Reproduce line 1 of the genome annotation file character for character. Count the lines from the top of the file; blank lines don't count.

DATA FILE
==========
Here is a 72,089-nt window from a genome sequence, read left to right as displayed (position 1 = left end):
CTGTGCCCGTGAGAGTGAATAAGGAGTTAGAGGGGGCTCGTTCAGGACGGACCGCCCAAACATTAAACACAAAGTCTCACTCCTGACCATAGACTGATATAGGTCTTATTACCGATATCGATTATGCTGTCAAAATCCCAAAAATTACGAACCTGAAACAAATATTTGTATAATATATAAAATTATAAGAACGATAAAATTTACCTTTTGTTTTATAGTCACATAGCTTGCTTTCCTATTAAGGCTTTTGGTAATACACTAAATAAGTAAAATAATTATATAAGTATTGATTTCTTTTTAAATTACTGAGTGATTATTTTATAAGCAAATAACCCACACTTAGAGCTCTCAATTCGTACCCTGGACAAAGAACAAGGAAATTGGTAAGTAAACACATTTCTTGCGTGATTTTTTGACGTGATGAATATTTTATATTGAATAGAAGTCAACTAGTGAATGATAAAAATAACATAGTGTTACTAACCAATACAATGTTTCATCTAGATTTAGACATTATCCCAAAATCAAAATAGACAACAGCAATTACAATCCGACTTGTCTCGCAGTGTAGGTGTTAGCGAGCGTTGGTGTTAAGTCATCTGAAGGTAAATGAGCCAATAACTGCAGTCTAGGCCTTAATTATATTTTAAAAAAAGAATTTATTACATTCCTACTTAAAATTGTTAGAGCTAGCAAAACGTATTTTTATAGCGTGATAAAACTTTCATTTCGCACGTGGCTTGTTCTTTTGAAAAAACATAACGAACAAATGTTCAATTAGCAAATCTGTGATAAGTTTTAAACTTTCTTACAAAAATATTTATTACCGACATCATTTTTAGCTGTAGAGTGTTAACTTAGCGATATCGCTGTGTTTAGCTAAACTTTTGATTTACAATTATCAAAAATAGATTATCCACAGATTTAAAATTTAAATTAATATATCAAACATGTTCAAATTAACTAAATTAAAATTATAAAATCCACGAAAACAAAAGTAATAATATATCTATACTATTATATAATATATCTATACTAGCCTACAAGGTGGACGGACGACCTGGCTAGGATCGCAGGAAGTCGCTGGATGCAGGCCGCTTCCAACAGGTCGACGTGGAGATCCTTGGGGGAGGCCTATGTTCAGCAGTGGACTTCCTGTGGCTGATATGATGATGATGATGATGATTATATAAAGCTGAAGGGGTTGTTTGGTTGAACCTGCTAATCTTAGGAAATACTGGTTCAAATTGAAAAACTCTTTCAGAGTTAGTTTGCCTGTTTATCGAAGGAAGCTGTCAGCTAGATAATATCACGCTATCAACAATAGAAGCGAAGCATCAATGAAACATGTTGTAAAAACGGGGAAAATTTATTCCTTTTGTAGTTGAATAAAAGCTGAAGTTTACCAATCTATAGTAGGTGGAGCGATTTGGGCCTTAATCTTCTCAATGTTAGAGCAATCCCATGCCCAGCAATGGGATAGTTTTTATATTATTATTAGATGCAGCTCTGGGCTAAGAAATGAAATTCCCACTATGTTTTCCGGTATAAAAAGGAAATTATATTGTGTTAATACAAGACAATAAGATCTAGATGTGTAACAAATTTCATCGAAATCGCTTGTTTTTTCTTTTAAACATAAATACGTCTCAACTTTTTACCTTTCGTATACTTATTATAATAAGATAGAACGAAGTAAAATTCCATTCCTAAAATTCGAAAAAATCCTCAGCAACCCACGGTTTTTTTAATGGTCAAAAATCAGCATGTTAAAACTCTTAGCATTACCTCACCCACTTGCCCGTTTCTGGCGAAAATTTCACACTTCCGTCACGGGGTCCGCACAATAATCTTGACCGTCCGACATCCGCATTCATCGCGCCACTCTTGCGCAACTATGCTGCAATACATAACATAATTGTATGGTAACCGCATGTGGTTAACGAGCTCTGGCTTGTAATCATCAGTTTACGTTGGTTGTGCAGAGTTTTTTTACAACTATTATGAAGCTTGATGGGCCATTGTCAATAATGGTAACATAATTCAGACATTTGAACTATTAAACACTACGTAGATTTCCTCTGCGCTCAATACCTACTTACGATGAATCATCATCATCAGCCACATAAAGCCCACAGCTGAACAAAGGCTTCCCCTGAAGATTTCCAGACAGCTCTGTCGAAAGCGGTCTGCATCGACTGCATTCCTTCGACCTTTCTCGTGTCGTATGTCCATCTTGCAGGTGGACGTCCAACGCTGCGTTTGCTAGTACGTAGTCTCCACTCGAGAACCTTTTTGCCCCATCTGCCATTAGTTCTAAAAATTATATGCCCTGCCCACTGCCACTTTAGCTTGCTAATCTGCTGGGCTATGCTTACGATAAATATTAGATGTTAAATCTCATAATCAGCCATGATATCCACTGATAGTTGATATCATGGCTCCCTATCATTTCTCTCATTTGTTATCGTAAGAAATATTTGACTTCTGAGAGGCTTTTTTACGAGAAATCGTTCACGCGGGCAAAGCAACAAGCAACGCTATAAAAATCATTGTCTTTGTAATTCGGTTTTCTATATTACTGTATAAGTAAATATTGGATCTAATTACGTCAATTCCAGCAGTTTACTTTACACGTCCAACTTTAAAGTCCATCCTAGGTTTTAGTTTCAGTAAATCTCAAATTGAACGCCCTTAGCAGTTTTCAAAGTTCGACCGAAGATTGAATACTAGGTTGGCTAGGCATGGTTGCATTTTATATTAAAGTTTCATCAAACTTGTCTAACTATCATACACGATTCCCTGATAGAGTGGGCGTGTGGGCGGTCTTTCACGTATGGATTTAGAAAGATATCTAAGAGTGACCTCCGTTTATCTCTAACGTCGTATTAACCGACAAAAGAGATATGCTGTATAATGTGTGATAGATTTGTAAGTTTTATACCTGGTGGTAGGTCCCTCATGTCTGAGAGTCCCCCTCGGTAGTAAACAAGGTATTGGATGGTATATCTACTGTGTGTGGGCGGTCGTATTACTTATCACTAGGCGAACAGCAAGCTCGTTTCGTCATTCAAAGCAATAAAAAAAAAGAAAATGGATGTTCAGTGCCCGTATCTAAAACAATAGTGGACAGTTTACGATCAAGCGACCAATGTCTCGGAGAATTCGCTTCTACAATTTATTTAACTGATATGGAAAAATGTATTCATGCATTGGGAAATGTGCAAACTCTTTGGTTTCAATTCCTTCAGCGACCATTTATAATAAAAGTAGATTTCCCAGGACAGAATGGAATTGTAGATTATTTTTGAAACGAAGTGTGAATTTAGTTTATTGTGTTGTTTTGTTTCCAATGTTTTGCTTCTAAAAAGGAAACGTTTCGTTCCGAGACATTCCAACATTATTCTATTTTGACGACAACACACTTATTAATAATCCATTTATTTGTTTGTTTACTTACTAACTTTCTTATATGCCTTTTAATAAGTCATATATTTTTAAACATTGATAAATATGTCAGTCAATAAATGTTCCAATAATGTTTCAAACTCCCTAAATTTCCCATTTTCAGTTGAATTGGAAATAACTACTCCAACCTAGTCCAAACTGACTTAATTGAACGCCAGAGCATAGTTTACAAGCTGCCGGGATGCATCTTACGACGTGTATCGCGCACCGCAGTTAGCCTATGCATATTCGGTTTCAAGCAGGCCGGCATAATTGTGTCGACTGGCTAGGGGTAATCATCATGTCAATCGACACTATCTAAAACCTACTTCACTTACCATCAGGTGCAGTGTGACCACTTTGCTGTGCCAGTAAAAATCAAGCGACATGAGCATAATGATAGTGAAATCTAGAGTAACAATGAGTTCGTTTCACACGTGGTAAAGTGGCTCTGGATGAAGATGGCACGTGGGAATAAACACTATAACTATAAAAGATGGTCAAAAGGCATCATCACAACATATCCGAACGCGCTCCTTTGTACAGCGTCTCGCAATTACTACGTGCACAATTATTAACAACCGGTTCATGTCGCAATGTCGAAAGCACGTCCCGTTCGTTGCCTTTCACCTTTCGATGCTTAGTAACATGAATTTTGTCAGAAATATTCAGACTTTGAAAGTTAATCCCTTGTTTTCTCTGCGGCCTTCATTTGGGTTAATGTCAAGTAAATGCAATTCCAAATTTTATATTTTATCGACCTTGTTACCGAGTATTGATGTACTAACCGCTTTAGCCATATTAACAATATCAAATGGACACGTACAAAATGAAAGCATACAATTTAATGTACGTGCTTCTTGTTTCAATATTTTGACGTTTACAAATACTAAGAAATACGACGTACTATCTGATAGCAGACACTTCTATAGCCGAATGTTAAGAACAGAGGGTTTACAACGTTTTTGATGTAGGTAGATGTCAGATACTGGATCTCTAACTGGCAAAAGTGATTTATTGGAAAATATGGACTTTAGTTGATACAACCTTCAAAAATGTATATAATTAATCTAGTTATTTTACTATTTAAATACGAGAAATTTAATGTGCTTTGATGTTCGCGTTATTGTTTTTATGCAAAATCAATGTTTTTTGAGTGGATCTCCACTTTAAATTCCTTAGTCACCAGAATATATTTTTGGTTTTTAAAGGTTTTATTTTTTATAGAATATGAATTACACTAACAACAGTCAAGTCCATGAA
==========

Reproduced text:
Here is a 72,089-nt window from a genome sequence, read left to right as displayed (position 1 = left end):